Kenya is located in Eastern Africa, bordering the Indian Ocean, between Somalia and Tanzania. Its population of 55,864,655 (2022 est.) is heavily concentrated in the west along the shore of Lake Victoria. Other areas of high density include the capital of Nairobi and in the southeast along the Indian Ocean coast.

Kenya has experienced dramatic population growth since the mid-20th century as a result of its high birth rate and its declining mortality rate. More than 40 percent of Kenyans are under the age of 15 because of sustained high fertility, early marriage and childbearing, and an unmet need for family planning. Kenya’s persistent rapid population growth strains the labor market, social services, arable land, and natural resources.

Agriculture remains the backbone of the Kenyan economy, contributing one-third of GDP. About 75 percent of Kenya’s population work at least part-time in the agricultural sector, including livestock and pastoral activities. Over 75 percent of agricultural output is from small-scale, rain-fed farming or livestock production. Currently, an exceptional shortfall in aggregate food production and supplies due to drought conditions is causing high food insecurity. In the March to June 2022 period, about 4.1 million people are estimated to have been severely food insecure; this figure is about 40 percent higher than the same time last year. Severe rainfall deficits during the March – May 2022 rainy season have impaired pasture regeneration in several central, northern, and eastern pastoral and agro-pastoral areas. As of late July 2022, between 25 percent and more than 85 percent of the grassland was affected by severe drought, reflecting consecutive poor rainy seasons since late 2020, which have affected both crop and livestock production. Prices of maize are at high levels across the country due to reduced availability and high fuel prices inflating production and transportation costs. As the June – September 2022 dry season started, forecasts pointed to a poor October – December 2022 “short rains” season. Food insecurity conditions are expected to further deteriorate.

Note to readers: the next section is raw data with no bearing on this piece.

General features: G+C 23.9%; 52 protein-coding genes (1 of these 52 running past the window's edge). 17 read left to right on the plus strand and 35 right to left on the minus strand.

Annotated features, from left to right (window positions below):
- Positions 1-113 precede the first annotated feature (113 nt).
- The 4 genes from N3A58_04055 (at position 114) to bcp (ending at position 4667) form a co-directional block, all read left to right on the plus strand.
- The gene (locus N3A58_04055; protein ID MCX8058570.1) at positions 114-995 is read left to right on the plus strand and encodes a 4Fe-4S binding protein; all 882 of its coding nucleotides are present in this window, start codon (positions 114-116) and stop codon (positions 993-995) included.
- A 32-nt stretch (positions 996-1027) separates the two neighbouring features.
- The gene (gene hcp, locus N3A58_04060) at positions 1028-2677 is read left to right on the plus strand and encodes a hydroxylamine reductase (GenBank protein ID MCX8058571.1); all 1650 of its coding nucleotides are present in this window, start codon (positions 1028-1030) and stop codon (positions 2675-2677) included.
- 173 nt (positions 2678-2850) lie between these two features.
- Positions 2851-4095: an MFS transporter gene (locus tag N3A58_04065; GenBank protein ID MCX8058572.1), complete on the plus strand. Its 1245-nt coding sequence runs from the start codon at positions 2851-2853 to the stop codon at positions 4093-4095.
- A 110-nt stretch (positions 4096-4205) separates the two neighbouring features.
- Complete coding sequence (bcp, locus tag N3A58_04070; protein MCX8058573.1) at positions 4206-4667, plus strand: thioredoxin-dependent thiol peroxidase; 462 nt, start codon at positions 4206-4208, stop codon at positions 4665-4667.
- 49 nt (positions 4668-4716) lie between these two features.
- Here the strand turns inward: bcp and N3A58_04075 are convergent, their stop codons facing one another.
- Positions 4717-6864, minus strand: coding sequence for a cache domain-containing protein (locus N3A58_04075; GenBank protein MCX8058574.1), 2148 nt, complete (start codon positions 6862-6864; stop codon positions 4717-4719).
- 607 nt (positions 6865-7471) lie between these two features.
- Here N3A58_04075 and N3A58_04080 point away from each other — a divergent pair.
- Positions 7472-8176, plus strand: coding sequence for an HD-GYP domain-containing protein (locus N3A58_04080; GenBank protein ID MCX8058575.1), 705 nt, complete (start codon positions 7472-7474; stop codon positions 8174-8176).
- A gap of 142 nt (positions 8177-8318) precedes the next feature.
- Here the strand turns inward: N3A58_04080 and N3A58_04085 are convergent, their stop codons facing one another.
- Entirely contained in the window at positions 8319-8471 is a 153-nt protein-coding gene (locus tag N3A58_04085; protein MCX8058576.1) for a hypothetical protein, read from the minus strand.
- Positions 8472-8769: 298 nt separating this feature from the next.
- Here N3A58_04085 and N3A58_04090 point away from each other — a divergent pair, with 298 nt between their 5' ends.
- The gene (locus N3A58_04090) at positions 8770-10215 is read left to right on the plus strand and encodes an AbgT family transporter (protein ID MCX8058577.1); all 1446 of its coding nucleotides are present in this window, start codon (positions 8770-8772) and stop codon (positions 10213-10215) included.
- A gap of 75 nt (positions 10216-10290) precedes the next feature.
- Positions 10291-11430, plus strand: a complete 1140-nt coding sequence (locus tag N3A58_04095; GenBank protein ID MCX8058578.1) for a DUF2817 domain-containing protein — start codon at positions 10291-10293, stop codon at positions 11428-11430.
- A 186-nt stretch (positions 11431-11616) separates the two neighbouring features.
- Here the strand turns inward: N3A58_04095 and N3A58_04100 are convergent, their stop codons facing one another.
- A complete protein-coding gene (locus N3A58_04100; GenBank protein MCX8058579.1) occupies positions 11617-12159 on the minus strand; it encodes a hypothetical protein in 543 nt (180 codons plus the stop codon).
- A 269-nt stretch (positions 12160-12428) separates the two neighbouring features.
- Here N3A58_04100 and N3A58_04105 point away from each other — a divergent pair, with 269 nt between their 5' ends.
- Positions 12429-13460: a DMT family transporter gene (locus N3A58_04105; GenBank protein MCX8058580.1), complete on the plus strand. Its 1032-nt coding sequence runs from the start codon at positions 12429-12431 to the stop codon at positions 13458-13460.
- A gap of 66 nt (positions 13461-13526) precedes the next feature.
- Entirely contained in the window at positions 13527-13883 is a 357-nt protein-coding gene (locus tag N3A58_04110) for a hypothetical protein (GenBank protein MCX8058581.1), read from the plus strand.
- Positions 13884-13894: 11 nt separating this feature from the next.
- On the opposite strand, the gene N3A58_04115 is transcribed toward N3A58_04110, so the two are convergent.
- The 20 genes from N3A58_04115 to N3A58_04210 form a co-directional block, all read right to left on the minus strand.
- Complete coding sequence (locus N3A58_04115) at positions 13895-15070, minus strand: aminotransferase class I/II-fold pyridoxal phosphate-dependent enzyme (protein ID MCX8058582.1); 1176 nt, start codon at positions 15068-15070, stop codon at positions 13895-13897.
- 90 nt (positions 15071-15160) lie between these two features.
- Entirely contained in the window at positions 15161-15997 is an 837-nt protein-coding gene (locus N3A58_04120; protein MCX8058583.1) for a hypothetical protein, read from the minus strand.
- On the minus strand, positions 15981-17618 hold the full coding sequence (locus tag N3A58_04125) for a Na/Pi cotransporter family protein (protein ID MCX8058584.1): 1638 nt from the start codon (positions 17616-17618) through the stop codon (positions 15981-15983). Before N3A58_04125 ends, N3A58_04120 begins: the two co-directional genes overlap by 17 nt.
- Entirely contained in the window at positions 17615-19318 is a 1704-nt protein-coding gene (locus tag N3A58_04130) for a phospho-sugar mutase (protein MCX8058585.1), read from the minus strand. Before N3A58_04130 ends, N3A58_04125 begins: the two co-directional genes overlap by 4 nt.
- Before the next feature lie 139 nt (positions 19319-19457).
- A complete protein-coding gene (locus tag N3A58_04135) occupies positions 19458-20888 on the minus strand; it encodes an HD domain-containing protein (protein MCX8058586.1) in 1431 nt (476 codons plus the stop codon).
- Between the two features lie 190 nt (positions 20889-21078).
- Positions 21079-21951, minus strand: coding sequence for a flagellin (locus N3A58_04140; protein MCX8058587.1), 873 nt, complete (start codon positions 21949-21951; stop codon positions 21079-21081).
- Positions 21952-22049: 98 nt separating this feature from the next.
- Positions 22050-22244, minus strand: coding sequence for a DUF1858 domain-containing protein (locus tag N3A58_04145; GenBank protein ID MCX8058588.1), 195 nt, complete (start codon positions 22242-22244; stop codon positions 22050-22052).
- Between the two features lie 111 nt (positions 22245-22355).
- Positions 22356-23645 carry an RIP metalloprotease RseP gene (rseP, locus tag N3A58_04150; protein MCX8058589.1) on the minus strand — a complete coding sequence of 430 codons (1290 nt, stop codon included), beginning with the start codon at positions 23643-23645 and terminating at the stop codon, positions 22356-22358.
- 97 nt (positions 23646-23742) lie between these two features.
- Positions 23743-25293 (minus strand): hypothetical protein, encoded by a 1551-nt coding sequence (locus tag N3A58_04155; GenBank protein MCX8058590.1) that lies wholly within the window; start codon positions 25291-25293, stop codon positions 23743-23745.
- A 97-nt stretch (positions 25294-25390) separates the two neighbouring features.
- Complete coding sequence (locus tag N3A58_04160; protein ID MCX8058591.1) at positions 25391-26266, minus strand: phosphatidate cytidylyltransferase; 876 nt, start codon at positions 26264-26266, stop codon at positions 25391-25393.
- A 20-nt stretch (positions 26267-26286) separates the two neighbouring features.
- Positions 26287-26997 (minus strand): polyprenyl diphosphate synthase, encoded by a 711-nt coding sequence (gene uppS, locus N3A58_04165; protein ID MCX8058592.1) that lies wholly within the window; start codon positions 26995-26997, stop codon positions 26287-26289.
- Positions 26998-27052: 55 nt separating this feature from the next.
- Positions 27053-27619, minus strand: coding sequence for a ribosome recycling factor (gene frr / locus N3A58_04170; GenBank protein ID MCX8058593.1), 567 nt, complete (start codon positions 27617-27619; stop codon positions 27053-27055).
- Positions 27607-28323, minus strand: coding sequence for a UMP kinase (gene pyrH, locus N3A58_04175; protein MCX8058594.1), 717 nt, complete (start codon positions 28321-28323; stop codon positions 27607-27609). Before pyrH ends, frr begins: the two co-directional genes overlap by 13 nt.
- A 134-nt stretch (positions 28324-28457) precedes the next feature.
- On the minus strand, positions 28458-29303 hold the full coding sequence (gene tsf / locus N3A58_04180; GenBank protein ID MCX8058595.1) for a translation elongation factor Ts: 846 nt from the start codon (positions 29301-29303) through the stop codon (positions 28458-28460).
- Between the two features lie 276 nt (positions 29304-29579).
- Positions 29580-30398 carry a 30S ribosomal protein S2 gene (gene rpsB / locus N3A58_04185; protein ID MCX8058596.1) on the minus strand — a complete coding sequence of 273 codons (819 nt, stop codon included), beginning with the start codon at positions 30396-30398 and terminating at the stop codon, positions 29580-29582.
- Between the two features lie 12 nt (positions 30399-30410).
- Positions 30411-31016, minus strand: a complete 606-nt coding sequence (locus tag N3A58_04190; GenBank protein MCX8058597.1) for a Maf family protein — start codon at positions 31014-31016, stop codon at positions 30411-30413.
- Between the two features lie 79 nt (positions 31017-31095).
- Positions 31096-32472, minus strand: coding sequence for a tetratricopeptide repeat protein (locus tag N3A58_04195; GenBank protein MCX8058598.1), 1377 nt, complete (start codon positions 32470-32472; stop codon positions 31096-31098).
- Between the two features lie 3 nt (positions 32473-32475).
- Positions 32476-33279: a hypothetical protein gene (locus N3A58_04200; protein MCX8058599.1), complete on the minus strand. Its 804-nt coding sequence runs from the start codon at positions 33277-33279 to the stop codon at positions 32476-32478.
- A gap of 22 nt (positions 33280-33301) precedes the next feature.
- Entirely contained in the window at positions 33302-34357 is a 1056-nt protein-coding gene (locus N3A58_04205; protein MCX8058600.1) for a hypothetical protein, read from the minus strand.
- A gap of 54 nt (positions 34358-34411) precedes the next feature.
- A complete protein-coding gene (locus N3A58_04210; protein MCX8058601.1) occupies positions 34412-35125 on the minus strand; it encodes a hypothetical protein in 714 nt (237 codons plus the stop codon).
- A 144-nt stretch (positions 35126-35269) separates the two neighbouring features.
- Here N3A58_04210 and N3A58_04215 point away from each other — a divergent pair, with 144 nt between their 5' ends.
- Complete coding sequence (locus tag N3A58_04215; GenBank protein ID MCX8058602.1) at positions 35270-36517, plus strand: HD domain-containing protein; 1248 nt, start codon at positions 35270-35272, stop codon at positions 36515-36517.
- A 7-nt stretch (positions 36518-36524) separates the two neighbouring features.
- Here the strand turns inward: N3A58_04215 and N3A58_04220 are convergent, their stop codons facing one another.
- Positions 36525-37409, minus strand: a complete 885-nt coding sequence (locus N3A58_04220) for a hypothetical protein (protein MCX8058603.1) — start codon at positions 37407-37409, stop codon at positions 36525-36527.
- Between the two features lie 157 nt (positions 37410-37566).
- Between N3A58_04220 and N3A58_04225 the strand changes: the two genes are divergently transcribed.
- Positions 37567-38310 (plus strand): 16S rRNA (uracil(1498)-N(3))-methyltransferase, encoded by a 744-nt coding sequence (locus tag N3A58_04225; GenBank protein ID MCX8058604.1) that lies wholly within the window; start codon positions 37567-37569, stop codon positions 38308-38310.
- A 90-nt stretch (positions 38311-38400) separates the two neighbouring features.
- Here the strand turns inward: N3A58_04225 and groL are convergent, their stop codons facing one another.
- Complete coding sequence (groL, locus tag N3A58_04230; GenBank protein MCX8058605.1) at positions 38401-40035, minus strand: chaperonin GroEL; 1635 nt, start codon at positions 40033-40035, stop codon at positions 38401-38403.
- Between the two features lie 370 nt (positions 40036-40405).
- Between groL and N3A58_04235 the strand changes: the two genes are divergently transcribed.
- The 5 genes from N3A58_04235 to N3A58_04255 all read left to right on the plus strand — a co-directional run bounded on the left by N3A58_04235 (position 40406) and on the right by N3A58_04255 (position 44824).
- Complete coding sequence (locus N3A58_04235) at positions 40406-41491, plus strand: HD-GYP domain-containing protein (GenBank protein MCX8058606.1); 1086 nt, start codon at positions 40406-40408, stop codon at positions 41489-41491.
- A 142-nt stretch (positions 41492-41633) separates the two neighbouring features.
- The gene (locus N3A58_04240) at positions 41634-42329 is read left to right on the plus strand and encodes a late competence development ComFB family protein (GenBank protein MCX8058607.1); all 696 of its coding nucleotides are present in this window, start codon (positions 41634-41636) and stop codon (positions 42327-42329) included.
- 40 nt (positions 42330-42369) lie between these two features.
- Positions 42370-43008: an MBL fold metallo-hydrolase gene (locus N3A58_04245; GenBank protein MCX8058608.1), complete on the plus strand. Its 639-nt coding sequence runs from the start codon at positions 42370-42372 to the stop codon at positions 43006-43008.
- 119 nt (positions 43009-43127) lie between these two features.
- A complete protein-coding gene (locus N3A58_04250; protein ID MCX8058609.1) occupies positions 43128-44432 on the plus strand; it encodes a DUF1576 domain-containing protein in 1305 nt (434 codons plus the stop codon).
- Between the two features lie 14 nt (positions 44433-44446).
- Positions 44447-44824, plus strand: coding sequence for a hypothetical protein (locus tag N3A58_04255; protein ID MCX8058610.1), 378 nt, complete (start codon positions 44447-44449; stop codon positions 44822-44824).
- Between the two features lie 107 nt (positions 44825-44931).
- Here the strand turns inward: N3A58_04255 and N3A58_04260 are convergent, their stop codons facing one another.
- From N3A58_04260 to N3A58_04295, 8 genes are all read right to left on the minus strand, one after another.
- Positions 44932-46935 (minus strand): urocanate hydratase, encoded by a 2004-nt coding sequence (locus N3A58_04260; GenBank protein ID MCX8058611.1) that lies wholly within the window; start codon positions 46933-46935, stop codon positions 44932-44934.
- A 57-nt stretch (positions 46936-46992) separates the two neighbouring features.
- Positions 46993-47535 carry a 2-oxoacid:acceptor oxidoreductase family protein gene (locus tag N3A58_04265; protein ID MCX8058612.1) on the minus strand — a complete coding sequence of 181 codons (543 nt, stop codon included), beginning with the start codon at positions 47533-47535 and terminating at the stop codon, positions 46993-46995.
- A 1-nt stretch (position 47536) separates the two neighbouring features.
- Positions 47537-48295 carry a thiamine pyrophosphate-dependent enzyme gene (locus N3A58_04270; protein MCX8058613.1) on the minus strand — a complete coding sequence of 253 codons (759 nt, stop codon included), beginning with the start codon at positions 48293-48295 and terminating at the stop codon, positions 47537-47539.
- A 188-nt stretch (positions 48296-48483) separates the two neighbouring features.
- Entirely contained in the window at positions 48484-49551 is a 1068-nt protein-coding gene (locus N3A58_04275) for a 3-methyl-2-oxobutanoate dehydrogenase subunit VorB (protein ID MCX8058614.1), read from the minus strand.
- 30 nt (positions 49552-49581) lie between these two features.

A closer look at the importance of adult education

The United Nations has declared education as a human right. For individuals, education promotes employment, earnings, health, and poverty reduction. Globally, there is a 9 percent increase in hourly earnings for every extra year of schooling. For societies, it drives long-term economic growth, spurs innovation, strengthens institutions, and fosters social cohesion. Since World War II, research studies have shown that there is a positive correlation between gross national product (GNP) and societies’ rates of literacy. Making effective investments in education is critical for developing the human capital that will end extreme poverty. However, most countries missed the UN’s target of a 50 percent improvement in levels of adult literacy by 2015.

Developing countries are making major progress in getting children into the classroom, and more children worldwide are now in school. Those parts of the world where adult learning and education have been promoted show improved healthful habits, higher life expectancy, a significant reduction in lifestyle diseases, better pay due to improved work skills, and a larger pool of more informed employees for employers to recruit from. However, adult learning and education receives only a small proportion of public funding: 42 percent of countries spend less than 1 percent of their public education budgets on adult education.

The aim of adult learning and education is to equip people with the necessary capabilities to exercise and realize their rights and take control of their destinies. It promotes personal and professional development, thereby supporting more active engagement by adults with their societies, communities, and environments. The Pangea Network’s KWN TOT project does just this. Its direct beneficiaries are marginalized Kenyan women, many of whom are middle-aged. Upon completion of intensive training on all materials, TOT participants will move on to teach these lessons to vetted cooperatives, and will earn a stipend for each training they teach. The program provides training and small business revolving funds to women living in extreme poverty, leading to better health, rights awareness, more decision-making power, greater earning potential, and a dignified standard of living.

Source Materials





CIA World Factbook